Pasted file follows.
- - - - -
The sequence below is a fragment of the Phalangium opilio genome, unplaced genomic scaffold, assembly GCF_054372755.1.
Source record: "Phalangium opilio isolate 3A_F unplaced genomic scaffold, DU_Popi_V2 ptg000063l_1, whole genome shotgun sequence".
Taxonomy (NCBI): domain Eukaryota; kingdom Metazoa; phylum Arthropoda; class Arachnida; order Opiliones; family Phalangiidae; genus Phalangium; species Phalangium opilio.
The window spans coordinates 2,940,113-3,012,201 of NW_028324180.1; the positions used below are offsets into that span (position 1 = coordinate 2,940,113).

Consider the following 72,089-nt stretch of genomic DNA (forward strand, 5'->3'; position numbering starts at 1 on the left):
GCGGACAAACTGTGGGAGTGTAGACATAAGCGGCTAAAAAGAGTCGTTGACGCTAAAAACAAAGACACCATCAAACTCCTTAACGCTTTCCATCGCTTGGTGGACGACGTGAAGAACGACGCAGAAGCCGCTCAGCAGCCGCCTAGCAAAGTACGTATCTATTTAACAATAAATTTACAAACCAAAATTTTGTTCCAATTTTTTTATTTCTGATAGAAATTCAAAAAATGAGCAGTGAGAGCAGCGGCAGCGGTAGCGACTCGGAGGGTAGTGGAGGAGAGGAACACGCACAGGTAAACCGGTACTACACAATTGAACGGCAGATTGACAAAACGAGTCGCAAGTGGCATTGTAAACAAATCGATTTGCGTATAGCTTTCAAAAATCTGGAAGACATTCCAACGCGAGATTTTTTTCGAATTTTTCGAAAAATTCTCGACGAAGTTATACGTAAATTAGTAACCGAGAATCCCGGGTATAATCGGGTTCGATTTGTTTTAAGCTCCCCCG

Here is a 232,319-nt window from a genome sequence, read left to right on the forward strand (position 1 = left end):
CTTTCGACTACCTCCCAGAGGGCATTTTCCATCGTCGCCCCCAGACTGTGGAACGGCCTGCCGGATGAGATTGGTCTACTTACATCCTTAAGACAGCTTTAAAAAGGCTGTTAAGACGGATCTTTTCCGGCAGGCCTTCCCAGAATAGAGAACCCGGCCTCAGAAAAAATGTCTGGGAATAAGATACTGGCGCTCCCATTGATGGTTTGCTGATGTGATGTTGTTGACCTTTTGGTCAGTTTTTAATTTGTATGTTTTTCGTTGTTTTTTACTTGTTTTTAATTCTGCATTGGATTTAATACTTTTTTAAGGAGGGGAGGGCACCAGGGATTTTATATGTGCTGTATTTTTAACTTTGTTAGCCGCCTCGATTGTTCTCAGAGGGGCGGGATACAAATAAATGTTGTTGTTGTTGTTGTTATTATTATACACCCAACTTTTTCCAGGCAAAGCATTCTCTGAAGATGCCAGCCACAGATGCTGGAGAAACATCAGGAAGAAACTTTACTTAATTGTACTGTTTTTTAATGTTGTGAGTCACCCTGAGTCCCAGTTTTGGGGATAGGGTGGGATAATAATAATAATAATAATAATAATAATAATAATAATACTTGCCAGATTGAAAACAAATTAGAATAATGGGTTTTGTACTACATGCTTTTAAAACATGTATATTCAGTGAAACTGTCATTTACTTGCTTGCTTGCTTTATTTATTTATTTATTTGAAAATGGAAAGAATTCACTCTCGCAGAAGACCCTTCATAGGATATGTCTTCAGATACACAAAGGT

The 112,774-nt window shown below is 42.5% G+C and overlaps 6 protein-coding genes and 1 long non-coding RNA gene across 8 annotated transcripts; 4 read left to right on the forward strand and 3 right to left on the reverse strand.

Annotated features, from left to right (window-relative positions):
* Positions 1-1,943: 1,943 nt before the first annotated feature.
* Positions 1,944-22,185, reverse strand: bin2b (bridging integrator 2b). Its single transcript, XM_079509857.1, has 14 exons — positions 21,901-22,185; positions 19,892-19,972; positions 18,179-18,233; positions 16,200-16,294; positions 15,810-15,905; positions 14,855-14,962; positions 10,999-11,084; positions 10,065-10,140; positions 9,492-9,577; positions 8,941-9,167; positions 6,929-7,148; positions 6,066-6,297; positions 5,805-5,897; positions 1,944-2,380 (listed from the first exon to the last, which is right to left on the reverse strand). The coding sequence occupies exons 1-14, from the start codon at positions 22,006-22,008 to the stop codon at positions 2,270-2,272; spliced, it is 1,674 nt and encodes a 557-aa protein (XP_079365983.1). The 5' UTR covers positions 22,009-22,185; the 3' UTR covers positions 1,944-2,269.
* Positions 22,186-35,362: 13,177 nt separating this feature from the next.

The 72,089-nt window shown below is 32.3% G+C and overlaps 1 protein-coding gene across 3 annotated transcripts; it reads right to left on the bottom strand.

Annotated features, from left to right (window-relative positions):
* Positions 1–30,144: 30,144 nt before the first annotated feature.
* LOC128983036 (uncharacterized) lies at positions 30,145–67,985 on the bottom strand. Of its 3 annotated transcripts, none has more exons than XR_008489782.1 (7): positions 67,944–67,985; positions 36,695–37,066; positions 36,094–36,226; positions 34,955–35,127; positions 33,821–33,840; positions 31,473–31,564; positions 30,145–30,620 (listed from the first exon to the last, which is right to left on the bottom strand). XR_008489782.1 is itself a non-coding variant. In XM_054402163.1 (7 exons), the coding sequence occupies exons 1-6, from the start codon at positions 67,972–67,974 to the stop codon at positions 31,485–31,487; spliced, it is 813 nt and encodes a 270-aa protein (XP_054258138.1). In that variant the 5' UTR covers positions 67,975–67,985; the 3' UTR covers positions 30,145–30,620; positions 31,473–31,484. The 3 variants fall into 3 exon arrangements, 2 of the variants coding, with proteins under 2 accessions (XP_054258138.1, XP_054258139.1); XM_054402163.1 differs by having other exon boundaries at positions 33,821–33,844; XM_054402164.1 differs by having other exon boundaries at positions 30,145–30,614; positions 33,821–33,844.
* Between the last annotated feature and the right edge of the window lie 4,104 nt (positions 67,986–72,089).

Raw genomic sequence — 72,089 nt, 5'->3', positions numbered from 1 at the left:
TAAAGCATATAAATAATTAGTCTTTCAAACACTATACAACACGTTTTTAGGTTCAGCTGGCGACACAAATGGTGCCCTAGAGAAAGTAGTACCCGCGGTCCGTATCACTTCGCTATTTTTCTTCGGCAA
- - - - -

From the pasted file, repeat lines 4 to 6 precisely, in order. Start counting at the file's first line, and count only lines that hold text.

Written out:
The window spans coordinates 2,940,113-3,012,201 of NW_028324180.1; the positions used below are offsets into that span (position 1 = coordinate 2,940,113).

Consider the following 72,089-nt stretch of genomic DNA (forward strand, 5'->3'; position numbering starts at 1 on the left):
GCGGACAAACTGTGGGAGTGTAGACATAAGCGGCTAAAAAGAGTCGTTGACGCTAAAAACAAAGACACCATCAAACTCCTTAACGCTTTCCATCGCTTGGTGGACGACGTGAAGAACGACGCAGAAGCCGCTCAGCAGCCGCCTAGCAAAGTACGTATCTATTTAACAATAAATTTACAAACCAAAATTTTGTTCCAATTTTTTTATTTCTGATAGAAATTCAAAAAATGAGCAGTGAGAGCAGCGGCAGCGGTAGCGACTCGGAGGGTAGTGGAGGAGAGGAACACGCACAGGTAAACCGGTACTACACAATTGAACGGCAGATTGACAAAACGAGTCGCAAGTGGCATTGTAAACAAATCGATTTGCGTATAGCTTTCAAAAATCTGGAAGACATTCCAACGCGAGATTTTTTTCGAATTTTTCGAAAAATTCTCGACGAAGTTATACGTAAATTAGTAACCGAGAATCCCGGGTATAATCGGGTTCGATTTGTTTTAAGCTCCCCCG